In Your Health – A Rare Polio-like Virus & Seasonal Affective Disorder

Health News

(CNN/ABC News) – Researchers have new hope in pinpointing what is behind the scary polio-like illness that mostly impacts children.

I’m talking about acute flaccid myelitis, or AFM which usually occurs around this time of year.

A study in the Journal Natural Medicine says enterovirus strains d-68 and a-71 could be the culprit.

42 patients with AFM were tested. 70-percent had antibodies for those two strains.

Still not clear – why a virus that causes 10 to 15 million infections a year in the U.S. only causes paralysis in less than one-percent of infected children.

Early symptoms mirror those of a common cold. Cough. Congestion. Fever.

Dr. Sanjay Gupta, CNN Chief Medical Correspondent, says, “What is alarming and frightening is they suddenly develop weakness, and typically it’s in an arm or leg… And it comes out of the blue.”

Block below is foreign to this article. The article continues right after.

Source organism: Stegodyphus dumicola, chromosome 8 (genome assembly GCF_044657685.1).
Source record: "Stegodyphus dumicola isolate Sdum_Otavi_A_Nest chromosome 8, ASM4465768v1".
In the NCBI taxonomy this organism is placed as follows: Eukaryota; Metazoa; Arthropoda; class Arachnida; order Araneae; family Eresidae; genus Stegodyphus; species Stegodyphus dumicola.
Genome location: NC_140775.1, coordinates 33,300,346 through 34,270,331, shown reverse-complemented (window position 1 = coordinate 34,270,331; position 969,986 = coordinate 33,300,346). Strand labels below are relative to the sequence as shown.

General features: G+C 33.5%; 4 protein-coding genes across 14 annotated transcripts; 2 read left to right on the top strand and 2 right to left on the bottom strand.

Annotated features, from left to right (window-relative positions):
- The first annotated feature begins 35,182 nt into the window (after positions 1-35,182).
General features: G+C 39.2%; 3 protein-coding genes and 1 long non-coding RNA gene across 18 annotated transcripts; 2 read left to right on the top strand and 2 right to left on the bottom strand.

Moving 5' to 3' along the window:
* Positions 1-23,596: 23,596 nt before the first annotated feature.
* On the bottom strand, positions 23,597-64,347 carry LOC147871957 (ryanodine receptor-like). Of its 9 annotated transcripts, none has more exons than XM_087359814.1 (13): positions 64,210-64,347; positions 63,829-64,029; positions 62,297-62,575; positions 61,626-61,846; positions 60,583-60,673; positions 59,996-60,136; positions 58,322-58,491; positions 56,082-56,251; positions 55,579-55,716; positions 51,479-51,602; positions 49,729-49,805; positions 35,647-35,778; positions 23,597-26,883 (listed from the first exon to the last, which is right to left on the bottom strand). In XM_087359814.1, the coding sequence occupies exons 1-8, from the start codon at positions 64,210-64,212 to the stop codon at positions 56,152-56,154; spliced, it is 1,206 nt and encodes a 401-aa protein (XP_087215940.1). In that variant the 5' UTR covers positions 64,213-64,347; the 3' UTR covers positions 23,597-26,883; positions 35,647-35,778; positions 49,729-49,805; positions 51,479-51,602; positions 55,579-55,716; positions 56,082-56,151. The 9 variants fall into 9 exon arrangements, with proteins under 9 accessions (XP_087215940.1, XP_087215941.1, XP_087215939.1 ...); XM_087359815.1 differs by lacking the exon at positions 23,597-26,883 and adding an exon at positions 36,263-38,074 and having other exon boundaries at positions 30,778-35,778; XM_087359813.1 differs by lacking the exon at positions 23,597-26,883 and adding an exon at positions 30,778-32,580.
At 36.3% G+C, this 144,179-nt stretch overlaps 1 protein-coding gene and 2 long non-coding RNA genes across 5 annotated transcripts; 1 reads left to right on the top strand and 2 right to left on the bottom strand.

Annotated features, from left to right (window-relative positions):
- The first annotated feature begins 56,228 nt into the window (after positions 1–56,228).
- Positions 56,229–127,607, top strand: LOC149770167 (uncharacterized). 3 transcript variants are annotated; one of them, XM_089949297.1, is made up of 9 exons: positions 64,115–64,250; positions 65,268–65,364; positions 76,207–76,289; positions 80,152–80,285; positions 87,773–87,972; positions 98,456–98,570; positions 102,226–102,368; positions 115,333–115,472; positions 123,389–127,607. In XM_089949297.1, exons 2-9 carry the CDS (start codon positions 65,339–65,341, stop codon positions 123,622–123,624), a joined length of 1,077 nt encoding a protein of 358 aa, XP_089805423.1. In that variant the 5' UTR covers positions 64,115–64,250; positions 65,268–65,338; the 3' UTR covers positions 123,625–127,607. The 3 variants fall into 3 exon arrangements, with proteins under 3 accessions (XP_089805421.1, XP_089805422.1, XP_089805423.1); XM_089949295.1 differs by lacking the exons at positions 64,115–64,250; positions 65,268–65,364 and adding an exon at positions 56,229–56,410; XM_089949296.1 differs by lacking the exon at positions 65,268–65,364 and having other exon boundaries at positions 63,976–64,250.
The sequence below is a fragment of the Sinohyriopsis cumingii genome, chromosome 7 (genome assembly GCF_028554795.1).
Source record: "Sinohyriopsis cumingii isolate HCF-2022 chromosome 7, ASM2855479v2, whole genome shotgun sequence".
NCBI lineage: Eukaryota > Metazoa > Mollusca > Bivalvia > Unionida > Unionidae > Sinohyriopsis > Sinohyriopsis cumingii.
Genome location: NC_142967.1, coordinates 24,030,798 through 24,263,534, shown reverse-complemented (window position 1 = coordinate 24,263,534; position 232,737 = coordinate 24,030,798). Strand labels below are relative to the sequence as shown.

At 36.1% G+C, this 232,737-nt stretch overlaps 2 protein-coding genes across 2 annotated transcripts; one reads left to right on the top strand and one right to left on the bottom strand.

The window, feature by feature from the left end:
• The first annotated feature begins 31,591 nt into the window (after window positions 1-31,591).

For some children, that weakness can turn into paralysis. The virus causes inflammation in the spinal cord — which can be reversed over time in some cases.


Now to this health issue — as the temperature falls is your mood down too?

A researcher at the University of Minnesota says you could have seasonal affective disorder or SAD.

Less sun means lower serotonin, which can really affect mood.

How do you know if you’re experiencing SAD?

You’re likely feeling depressed, anxious, tired, may have trouble sleeping, a change in appetite and easily irritated.

Experts recommend exercising, eating well, and going outside.

But even that may not be enough. You may need light therapy, medications or talk therapy.

And remember, talking with your doctor can help with the winter blues.

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